China Considers Removing English from Compulsory Education

China Considers Removing English from Compulsory Education
Mar 08, 2021 By eChinacities.com

A proposal to remove English from compulsory education in China has been raised at this year’s Two Sessions government meeting in Beijing. If adopted, the move could see the need for foreign English teachers in China diminish dramatically.

Classroom in China
Source: World Bank Photo Collection

The idea, touted by CPPCC member Xu Jin at the annual government meeting last week, has prompted heated discussion on Chinese social media about whether or not the English language skills learnt in school are useful for the majority of Chinese adults.

"In the compulsory education stage, English and other foreign language courses should no longer be set as the main subjects equivalent to Chinese and mathematics, and should be removed as compulsory subjects from the college entrance examination," Xu said, according to the Global Times.

He added that the subject — which, according to state media, takes up around 10 percent of students’ class hours but is only useful for less than 10 percent of college graduates — could be made obsolete in the near-future by AI translation software. Ditching English as a compulsory subject would also allow Chinese students to spend more time developing critical thinking skills or mastering the arts and sports, Xu said.

An online poll found that most Chinese support keeping English as a compulsory school subject as it ensures China can compete on the global stage. Some, however, said they would rather more time was spent learning about Chinese language and culture.

Shen Yi, a professor at Fudan University's School of International Relations and Public Affairs, called the proposal “narrow-minded popularism”, and said removing English from compulsory education in China would result in education inequality and leave future generations unable to deliver messages and ideas from China to the world.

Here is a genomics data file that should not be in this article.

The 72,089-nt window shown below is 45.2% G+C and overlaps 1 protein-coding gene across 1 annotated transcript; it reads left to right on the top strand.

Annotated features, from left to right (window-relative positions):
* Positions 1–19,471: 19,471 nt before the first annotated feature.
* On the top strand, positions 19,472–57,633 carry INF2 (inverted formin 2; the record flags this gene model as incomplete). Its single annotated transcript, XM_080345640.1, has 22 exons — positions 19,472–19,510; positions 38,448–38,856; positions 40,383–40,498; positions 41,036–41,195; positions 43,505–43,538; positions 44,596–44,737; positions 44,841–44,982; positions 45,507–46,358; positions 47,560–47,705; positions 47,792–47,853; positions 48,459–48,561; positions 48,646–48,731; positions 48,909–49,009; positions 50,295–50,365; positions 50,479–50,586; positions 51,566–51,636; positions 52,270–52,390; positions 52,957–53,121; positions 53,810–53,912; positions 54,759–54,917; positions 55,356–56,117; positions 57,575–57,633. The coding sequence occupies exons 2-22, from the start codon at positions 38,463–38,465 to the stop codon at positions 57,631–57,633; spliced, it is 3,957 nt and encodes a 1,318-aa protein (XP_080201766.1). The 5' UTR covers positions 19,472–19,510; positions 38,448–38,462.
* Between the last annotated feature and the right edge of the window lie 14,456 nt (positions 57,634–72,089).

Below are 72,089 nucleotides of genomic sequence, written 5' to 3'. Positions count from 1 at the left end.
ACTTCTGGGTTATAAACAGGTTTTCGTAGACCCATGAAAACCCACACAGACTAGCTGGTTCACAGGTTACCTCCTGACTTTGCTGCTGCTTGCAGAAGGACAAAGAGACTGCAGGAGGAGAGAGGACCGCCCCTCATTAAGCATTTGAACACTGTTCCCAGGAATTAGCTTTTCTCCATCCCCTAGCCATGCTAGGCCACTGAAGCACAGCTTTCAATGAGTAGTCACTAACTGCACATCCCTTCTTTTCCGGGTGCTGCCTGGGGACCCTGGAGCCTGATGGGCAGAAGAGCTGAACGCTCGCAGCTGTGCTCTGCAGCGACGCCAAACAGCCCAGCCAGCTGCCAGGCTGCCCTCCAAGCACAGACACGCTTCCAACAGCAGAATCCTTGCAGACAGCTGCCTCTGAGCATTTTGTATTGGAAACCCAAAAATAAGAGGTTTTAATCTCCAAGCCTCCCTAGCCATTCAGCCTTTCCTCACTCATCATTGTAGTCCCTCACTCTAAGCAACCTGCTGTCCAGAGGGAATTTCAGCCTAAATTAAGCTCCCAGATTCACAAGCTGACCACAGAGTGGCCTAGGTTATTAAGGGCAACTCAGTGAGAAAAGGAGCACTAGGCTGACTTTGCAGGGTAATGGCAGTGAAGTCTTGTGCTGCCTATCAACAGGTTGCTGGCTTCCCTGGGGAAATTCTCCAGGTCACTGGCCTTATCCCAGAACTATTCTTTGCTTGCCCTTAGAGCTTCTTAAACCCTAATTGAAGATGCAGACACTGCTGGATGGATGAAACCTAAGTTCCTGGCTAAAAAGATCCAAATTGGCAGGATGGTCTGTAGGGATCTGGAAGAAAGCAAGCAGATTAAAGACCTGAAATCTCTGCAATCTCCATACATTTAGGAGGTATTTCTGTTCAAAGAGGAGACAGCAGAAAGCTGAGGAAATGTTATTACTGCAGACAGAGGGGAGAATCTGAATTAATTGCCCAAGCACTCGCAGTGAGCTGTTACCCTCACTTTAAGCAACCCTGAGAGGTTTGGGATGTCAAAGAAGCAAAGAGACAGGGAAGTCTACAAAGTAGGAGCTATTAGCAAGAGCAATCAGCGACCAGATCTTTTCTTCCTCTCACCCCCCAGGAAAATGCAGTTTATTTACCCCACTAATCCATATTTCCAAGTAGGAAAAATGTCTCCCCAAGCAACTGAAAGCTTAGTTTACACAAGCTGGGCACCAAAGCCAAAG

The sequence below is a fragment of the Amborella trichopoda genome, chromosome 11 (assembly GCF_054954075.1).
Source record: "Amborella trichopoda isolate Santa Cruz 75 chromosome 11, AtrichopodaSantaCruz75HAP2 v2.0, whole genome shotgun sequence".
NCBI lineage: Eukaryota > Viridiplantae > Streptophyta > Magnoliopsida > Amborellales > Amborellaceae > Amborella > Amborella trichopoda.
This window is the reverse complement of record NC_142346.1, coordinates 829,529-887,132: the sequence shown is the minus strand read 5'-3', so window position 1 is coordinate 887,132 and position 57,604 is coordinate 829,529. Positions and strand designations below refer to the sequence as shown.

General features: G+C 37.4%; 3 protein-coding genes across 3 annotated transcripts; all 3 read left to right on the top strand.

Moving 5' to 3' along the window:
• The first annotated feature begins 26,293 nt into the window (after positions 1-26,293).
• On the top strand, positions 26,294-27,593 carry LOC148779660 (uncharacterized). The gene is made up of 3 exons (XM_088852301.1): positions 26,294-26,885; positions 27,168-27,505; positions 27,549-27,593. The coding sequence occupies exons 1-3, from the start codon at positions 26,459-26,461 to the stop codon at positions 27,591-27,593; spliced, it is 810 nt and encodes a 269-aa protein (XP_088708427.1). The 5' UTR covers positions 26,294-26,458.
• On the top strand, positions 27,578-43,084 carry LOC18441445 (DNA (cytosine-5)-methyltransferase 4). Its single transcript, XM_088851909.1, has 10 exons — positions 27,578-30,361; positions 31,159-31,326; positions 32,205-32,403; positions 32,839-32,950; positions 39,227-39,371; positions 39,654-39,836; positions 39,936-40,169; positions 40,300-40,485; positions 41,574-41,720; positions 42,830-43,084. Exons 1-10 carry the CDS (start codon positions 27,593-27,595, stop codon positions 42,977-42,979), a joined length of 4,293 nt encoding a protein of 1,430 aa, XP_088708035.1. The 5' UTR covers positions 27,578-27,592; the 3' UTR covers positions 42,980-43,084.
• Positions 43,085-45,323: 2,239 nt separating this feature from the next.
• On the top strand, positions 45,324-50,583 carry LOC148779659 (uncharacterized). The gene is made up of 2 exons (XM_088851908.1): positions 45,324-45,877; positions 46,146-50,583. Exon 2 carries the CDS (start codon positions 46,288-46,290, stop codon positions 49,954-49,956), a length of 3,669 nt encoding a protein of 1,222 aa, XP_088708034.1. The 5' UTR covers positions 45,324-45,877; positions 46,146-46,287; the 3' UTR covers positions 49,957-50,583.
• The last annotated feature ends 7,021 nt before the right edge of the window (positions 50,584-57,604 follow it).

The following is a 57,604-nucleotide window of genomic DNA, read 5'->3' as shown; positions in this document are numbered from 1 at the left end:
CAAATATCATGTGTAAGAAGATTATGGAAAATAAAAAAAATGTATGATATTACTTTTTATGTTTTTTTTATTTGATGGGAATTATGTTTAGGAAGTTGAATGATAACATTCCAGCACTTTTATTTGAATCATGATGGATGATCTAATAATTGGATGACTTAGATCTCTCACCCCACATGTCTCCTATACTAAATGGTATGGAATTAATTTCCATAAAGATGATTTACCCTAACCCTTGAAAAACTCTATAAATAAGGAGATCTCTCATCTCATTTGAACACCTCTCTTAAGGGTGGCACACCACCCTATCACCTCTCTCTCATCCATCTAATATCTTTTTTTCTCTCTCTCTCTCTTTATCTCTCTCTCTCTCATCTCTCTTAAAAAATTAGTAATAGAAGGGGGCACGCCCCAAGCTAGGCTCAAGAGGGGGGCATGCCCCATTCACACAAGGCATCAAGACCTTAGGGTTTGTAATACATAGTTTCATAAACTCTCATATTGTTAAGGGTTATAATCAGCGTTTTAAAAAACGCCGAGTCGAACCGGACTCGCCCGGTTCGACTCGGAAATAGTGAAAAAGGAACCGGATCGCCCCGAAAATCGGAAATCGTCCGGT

Xiong Bingqi, the director of the 21st Century Education Research Institute in Beijing, said he would rather see China’s gaokao college entrance examination reformed to include more diverse assessment measures rather than see English removed from the curriculum altogether.

Warning:The use of any news and articles published on eChinacities.com without written permission from eChinacities.com constitutes copyright infringement, and legal action can be taken.

Keywords: China considers removing English from compulsory education

4 Comments

All comments are subject to moderation by eChinacities.com staff. Because we wish to encourage healthy and productive dialogue we ask that all comments remain polite, free of profanity or name calling, and relevant to the original post and subsequent discussion. Comments will not be deleted because of the viewpoints they express, only if the mode of expression itself is inappropriate.

1

adb2014
comment|80383|287190

To be honest, I don't think it would make a lot of difference. I've spent a lot of time teaching in public schools and with the exception of some, both teachers and students tolerate rather than enjoy English class.Why constantly force something on them that they really don't want? Let the specialised schools and training centres cater to the students who really do want to learn and let the rest live in a cultural and lingustic bubble, if that's what they really want.

Jun 08, 2021 12:54 Report Abuse

2

StefanVukovic
comment|79444|1798628

It would be a disastrous decision for Chinese future.

Mar 09, 2021 00:21 Report Abuse

3

sorrel
comment|79438|246226

Seeing as the standard of English teaching was abysmal in schools anyway ...... BUT relying on translation AI rather than actually learning a language is dumbing-down at its finest. Well done China for encouraging even more laziness.

Mar 08, 2021 17:19 Report Abuse

4

adb2014
comment|80385|287190

I see it as the result of rampart nationalism rather than laziness. Kids are being brainwashed into believing that China is the centre of the world and all things Western (including English) is unneccessary and evil. When I came to China, public kindergartens were able to teach English and celebrate Western holidays such as Christmas but that's all been banned - all because certain powers-that-be want to take China back to the late 1950s when it was cut off from the outside world, making people easier to control.

Jun 08, 2021 13:17 Report Abuse